A new early childhood center would bring three Washington School District programs under one roof and include a classroom for higher education instruction.
“It’s really a win-win for the community,” said Superintendent Dr. Lori VanLeer.
The district is seeking voter approval to build such a center on the Washington West Elementary campus. The new facility would house Parents as Teachers, the in-town Growing Place preschool classrooms and office, and early childhood special education programs.
The early childhood center is included in Question One of the two-part bond issue that will be on the April 2 ballot. Question One is a $9 million bond issue which does not require a tax-rate increase.
VanLeer said there are many advantages to having all three programs in one location, as well as the potential for additional collaboration with East Central College by utilizing the center as a lab/instructional setting.
Coordinators of the impacted programs agree.
Pat Frank, Parents of Teachers, and Kelly Worstell, Growing Place Preschool, both spoke at last Wednesday’s school board meeting about how a comprehensive center would strengthen each of the programs and provide a “one-stop” facility for families.
Frank and Worstell were giving their annual program evaluations to the school board and VanLeer asked them to talk about what a childhood center would mean.
Frank said families would be able to seek out the necessary early childhood services they need, including screenings, all at one site, and the staff will be able to meet and discuss issues and needs daily.
Worstell said families are often confused and overwhelmed when seeking services and don’t know where to go so a center with everything under one roof would be ideal.
“Collaboration among staff,” is another key benefit, she said.
VanLeer said Frank, Worstell and Maria Brady-Smith, early childhood special education coordinator, who was not scheduled to speak Wednesday, all had input in the design of the proposed center, providing insight on where classrooms, screening rooms and offices should be located. The group also visited other centers in Missouri.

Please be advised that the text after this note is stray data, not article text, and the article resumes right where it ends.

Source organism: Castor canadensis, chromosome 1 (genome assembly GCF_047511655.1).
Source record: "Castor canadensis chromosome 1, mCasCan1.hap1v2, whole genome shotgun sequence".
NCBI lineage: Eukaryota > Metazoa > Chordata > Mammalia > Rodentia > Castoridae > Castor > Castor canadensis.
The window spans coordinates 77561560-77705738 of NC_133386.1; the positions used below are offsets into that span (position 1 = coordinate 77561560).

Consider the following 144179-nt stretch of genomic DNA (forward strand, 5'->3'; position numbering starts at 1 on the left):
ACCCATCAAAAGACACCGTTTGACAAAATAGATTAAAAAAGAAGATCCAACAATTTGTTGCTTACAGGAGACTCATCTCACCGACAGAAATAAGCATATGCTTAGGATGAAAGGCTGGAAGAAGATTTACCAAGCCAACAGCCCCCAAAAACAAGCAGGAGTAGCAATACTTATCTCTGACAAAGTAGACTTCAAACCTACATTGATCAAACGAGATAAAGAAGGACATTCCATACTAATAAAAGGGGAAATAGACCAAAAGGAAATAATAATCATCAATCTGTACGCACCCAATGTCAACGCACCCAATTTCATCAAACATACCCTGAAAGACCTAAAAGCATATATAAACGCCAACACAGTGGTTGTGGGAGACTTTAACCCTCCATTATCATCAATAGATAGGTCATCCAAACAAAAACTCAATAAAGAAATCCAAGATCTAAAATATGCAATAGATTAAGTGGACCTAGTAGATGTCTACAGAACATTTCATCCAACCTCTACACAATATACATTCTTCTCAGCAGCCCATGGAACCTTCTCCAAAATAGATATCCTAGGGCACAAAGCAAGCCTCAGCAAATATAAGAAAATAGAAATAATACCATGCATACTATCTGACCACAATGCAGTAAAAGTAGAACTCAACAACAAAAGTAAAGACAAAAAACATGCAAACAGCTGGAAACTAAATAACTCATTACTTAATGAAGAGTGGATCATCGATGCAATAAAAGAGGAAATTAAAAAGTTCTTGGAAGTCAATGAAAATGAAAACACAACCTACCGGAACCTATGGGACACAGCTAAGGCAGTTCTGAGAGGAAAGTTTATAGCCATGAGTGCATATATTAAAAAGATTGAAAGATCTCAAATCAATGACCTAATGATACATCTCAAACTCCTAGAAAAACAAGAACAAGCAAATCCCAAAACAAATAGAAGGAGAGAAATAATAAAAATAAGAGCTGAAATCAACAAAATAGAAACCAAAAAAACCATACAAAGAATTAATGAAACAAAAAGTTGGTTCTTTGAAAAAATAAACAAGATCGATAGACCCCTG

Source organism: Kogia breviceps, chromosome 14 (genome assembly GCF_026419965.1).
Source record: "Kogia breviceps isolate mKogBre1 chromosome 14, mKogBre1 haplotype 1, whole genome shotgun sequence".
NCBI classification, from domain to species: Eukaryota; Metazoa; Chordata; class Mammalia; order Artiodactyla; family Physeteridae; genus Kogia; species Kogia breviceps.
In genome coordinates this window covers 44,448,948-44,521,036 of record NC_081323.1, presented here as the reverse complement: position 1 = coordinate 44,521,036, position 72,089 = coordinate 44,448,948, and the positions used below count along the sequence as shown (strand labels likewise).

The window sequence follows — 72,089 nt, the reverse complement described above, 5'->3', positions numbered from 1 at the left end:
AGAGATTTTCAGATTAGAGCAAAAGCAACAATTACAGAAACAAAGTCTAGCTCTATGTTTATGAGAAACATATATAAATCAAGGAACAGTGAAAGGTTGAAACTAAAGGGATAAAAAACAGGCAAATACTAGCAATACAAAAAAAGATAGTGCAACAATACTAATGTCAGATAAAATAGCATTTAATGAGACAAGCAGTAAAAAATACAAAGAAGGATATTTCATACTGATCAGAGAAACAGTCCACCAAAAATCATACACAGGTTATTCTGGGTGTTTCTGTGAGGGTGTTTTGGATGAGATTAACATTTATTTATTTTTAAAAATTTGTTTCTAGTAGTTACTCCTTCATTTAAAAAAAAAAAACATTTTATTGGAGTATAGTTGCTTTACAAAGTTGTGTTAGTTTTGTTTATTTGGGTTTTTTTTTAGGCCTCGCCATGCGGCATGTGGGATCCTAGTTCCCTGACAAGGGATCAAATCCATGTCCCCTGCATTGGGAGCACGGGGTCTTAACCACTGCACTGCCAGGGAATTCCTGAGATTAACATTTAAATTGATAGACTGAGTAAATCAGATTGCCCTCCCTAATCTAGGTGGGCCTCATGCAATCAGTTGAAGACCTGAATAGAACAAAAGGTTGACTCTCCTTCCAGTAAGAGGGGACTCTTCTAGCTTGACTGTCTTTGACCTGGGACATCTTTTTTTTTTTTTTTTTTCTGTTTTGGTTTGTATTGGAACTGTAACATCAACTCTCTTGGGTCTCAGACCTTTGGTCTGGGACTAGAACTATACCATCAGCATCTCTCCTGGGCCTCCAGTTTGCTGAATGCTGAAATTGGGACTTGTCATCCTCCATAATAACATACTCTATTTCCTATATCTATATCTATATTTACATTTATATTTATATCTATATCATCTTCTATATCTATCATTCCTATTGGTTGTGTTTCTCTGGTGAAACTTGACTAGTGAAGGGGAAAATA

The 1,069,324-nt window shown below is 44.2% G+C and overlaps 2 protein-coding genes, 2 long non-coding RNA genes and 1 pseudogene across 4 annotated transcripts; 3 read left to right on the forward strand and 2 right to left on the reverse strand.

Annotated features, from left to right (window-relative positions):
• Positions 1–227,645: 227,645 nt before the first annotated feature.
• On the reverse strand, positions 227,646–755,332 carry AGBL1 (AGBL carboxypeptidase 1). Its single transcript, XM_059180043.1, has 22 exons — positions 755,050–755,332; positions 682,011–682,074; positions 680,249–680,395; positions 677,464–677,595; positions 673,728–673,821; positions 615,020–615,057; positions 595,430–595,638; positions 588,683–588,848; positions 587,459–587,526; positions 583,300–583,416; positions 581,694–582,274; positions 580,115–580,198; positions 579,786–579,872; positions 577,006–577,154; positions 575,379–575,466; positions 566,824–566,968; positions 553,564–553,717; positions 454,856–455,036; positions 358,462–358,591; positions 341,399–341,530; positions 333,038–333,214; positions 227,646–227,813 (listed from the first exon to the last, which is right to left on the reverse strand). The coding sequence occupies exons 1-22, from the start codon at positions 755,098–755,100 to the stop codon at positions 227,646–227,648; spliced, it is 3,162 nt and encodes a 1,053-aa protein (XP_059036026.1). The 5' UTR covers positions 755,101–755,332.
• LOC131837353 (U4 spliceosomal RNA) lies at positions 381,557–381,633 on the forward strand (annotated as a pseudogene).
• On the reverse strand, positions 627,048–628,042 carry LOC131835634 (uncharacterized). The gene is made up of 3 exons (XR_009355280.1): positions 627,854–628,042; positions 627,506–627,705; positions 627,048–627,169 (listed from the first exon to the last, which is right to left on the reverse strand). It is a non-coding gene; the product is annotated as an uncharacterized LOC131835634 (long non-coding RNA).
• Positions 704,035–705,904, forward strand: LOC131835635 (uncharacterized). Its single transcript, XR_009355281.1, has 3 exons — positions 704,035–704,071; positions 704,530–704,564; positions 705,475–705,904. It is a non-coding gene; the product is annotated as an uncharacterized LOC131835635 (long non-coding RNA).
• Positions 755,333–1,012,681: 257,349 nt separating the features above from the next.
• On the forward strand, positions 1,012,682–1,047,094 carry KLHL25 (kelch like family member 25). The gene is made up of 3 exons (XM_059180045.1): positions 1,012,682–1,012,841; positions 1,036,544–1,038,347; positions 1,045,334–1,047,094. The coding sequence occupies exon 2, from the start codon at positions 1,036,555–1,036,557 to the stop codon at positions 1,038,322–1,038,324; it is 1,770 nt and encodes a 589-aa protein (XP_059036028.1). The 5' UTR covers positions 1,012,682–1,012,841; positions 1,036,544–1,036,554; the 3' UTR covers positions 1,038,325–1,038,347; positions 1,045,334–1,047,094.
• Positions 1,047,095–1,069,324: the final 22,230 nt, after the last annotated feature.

“We have a preliminary design and would be ready to go out for bids very quickly if the bond issue passes,” the superintendent said.
VanLeer said the district also would seek reimbursement from the state for the early childhood special education portion of the building.
The center would likely take a full year to build, she said.
VanLeer also spoke to the East Central College Board of Trustees Monday night about the bond issue and its implications for the college.
“Students in ECC’s early childhood education program could utilize the center as a lab/instructional setting,” said VanLeer.
“Potentially, we could establish a program similar to those we have in place at Four Rivers Career Center where high school students from Washington and our sending schools, as well as adults, could prepare to pursue careers in early childhood education or work in child care settings.”
VanLeer said having ECC students observe and learn in a facility that houses infants/toddlers through pre-kindergarten could be beneficial to them and the school district.
“This would enhance the ability to meet their needs and our ability to grow our own teachers,” she said.
VanLeer added that leasing space in the new center to ECC to accommodate the college’s education program could be a possibility as well.
Mary Beth Huxel, coordinator of the teacher education program at ECC, said being able to utilize a lab school would be instrumental as ECC pursues accreditation through the National Association of Educators of Young Children.
“We need to place students at a lab school program where they can observe and be with bachelor degree teachers,” Huxel said.
“To be an accredited program, our students must do a placement at an infant/toddler site in addition to practicums at a 3- to 5-year-old program site,” she said. “Our students also have to work under teachers trained in one of four state-approved curriculums.
“We currently have many students observing in classrooms in the Washington School District, as well as sites in Owensville, Rolla, St. James and Immaculate Conception in Union,” Huxel noted. “Unfortunately we have only two infant/toddler sites where we can place our students.”
Bond Issue Details
Other projects included in Question One of the bond issue are wireless infrastructure for classrooms districtwide, class additions at Marthasville and HVAC improvements at Augusta Elementary.
Question Two seeks approval of a $40 million bond issue with a 25-cent tax rate increase to construct and equip a new middle school, serving sixth, seventh and eighth grades on the now vacant property the district owns on east Highway 100, and renovation of the current middle school into an elementary serving kindergarten through fifth grade.